My Crohn’s Disease has been acting up of late. I had been on a trip in upstate NY and a few other people I was with were diagnosed with Giardia. Could I have it too, and what should I do?
Giardiasis is a parasite infection caused by Giardia lamblia, the most common intestinal parasite in the United States. Most infections result from fecal-oral transmission or ingestion of contaminated water. Contaminated food is a less common etiology. It is commonly spread among people, with 25% of family members with infected children becoming infected. The incubation period averages 1-2 weeks, with a mean of 9 days. The average duration of symptoms ranges from 3-10 weeks. Most infections are asymptomatic, but when symptoms do occur, they can be very similar to that of Crohn’s disease. Some patients develop abrupt onset of explosive, watery diarrhea, abdominal cramps, vomiting, fever, and malaise lasting a few days. More commonly, patients experience a more insidious onset of symptoms which can be recurrent. Upper GI symptoms are common and include upper and midabdominal cramping, nausea, foul-smelling belches and heartburn. If your symptoms are suggestive of giardia, you should see your physician. He can make a diagnosis by collecting stool samples for ova and parasites as well as stool samples for giardia antigen. Once the diagnosis is made, treatment with Flagyl is effective 90% of the time. As Flagyl can also be effective in a Crohn’s disease flare, it might be reasonable to begin therapy in any event. You should check with your doctor to see how he wants to proceed.
I was recently hospitalized with abdominal pain and fever and diagnosed with Crohn’s disease. I was treated with antibiotics and Pentasa and have improved. Stool cultures from my hospitalization just came back revealing Yersinia. I am now confused. Do I have Crohn’s disease as well? What treatments do I need?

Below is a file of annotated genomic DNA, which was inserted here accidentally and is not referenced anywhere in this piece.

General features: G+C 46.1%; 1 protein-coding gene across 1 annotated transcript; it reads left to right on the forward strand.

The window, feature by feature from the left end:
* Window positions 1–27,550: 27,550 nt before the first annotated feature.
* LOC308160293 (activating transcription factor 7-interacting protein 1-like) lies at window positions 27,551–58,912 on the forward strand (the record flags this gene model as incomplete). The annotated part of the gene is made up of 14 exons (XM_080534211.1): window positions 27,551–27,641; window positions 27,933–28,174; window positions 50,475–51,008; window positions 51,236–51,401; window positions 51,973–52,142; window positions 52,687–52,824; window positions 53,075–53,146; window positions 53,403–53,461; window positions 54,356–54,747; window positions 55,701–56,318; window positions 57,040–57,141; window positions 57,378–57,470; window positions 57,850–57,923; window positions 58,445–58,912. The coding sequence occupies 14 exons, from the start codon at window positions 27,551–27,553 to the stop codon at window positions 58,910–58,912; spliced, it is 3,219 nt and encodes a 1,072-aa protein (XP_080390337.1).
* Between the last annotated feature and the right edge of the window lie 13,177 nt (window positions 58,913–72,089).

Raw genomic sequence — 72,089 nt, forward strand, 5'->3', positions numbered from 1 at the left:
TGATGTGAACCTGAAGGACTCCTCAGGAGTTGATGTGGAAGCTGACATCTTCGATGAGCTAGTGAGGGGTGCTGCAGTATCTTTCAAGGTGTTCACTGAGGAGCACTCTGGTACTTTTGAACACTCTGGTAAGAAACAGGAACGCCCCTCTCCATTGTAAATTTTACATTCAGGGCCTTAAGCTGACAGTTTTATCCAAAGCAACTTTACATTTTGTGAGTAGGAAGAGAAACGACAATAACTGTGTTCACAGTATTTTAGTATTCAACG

While you need to follow-up with your physician that saw you in the hospital, most likely you do not have Crohn’s disease. Yersinia is an invasive infectious pathogen (Yersinia enterocolitica) that causes right lower quadrant pain, fever and diarrhea. It commonly occurs as a result of ingestion of contaminated foods, water, and milk. Arthritis and skin lesions occur as well. CT scan can show thickening of the terminal ileum and can easily be confused with Crohn’s disease. Often, symptoms may be confused with appendicitis. As many as 6% of patients that undergo appendectomy are ultimately found to have Yersinia. Colonoscopy usually reveals inflammation of the terminal ileum and cecum, with ulcerations in those areas. Fecal WBC will be positive, and stool cultures should be positive as well. Treatment with antibiotics is usally not necessary, unless the bacteria has gotten into the bloodstream. In that case, antibiotics such as Levaquin, Cipro and Bactrim are all usually effective. While you should check with your doctor, this is probably good news. Most likely, your infection has resolved, and you should have no long-term effects.
I was recently operated on for Crohn’s disease of the terminal ileum. Since surgery I have been asymptomatic. My internist suggested I start on Pentasa. Is this a good idea?
Studies have shown that post-operative prophylactic Pentasa decreases the incidence of recurrence of disease in patients that undergo surgical resection for Crohn’s disease. Typically maintenance doses of Pentasa at 2 grams a day, usually at 1 gram twice a day is recommended. Side effects are extremely rare and therefore the risk:benefit ratio very low. You should see your gastroenterologist and inquire about maintenance therapy.